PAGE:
The London Wetlands Center, see previous article (click here), promised some wonderful sights of wild birds, rare and beautiful wildlife including Bitterns, Kingfishers and a colony of endangered Water Voles.
It is a great place to visit, and there are lots of birds to see, but they are a little scarce or low in numbers.
When you consider the numbers of swans in Kingston on the River Thames (CLICK TO SEE PICTURE), compared with one or two swans swimming in the lake or, with a signet resting in the grass with one of its’ parents in the Wetlands Center it, is a little disappointing.
Swans on the River Thames at Kingston A signet with its’ swan mother at Wetlands
I did catch sight of an endangered Water Vole, and a couple of its’ young, but they are shy animals and difficult to photograph. Still I saw more than most people, as they just walked straight passed the area where the Water Voles were.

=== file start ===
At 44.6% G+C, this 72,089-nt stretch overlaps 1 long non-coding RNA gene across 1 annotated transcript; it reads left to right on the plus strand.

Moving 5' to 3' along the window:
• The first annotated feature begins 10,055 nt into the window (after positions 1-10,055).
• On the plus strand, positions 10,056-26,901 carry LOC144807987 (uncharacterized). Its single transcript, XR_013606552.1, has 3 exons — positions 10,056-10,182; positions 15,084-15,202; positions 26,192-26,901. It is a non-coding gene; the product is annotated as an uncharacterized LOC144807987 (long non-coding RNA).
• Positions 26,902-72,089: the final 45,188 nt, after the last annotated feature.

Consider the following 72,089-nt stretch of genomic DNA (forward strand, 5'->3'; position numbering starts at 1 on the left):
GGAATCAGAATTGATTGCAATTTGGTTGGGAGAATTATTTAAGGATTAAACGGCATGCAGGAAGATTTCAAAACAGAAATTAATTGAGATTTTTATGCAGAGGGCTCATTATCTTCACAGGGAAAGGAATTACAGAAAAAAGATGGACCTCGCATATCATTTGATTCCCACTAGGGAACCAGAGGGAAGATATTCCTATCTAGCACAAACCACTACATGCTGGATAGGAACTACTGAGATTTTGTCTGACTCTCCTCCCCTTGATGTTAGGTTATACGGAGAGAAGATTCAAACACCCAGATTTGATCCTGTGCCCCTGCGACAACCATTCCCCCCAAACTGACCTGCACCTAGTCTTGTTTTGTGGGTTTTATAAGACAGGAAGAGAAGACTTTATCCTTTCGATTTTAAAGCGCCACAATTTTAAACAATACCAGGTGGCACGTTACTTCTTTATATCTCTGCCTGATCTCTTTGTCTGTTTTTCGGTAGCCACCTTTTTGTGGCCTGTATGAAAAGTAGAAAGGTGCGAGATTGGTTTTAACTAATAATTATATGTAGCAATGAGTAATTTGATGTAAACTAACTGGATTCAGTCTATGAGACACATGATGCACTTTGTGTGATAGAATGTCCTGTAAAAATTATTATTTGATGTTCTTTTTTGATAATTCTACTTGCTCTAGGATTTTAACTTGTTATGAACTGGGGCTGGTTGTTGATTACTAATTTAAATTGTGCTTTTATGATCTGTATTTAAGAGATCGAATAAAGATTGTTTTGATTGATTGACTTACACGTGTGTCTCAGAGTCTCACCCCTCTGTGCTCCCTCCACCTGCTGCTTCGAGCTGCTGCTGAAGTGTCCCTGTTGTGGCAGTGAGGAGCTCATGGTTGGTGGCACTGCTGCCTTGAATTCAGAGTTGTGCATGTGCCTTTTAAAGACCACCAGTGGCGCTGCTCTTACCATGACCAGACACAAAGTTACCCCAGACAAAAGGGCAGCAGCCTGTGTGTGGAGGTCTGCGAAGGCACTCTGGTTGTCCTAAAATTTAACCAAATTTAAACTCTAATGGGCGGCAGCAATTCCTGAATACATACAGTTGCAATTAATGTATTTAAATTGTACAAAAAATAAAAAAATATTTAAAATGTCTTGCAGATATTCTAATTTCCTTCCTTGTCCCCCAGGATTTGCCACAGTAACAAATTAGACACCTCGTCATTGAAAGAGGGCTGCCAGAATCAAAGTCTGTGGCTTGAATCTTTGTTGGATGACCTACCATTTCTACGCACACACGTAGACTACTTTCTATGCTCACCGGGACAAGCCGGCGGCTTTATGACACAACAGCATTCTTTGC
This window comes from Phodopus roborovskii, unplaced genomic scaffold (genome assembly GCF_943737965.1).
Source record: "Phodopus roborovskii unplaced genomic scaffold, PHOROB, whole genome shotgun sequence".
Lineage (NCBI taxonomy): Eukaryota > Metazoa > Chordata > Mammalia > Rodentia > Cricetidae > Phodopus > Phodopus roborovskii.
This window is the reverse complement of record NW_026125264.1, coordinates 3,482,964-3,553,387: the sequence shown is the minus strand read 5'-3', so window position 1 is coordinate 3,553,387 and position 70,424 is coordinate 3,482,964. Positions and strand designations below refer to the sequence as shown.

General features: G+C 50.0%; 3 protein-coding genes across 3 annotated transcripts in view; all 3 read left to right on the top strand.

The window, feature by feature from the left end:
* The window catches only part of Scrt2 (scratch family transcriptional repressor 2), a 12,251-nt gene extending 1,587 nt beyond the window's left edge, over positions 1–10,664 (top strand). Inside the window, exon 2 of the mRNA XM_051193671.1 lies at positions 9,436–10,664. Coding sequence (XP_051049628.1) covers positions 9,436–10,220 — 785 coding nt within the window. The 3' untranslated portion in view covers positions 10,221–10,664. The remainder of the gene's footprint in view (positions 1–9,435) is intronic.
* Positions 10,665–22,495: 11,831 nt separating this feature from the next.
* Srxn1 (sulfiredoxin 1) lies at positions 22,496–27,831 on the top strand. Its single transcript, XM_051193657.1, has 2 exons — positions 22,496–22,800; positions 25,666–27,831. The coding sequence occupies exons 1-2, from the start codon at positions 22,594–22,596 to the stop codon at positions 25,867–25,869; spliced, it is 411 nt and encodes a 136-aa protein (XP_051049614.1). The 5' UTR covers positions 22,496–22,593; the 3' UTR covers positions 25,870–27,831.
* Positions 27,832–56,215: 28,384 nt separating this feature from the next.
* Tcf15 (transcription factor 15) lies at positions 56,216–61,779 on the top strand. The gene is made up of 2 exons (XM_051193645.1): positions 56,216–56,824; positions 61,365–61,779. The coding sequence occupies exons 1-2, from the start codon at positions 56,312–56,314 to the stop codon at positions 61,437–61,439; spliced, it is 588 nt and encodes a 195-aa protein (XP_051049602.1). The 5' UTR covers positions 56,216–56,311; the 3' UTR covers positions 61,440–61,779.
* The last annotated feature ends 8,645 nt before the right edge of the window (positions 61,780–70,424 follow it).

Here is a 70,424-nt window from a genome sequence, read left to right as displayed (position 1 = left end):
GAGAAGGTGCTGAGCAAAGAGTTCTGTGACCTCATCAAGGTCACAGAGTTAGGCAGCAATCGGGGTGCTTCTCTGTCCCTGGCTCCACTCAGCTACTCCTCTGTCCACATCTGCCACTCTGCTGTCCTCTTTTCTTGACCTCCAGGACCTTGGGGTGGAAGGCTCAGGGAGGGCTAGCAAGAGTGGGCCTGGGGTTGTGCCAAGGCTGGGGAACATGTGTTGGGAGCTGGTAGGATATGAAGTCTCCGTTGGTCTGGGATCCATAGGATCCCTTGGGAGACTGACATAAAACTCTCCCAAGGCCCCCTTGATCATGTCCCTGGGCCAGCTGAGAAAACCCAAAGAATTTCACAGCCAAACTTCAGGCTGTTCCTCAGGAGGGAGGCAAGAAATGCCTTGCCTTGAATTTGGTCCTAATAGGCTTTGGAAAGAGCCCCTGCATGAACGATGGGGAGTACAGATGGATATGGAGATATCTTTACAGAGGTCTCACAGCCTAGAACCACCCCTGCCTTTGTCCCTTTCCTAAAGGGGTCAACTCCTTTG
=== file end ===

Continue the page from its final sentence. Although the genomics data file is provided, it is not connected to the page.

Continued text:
An endangered Water Vole at London’s Wetlands Center.
I had to smile at the small young birds following mother, or just floating there, not worried if I was watching them or not.
Young ducklings with mother at Wetlands, London
White-headed duckling at the Wetlands Center, London
Part of the London Wetlands Center, is devoted to as I call them “other makes” of wildfowl, and I found the experience of observing and learning about the birds, relaxing and absorbing.
Some of the pictures I will show in Londons Wetlands Center next.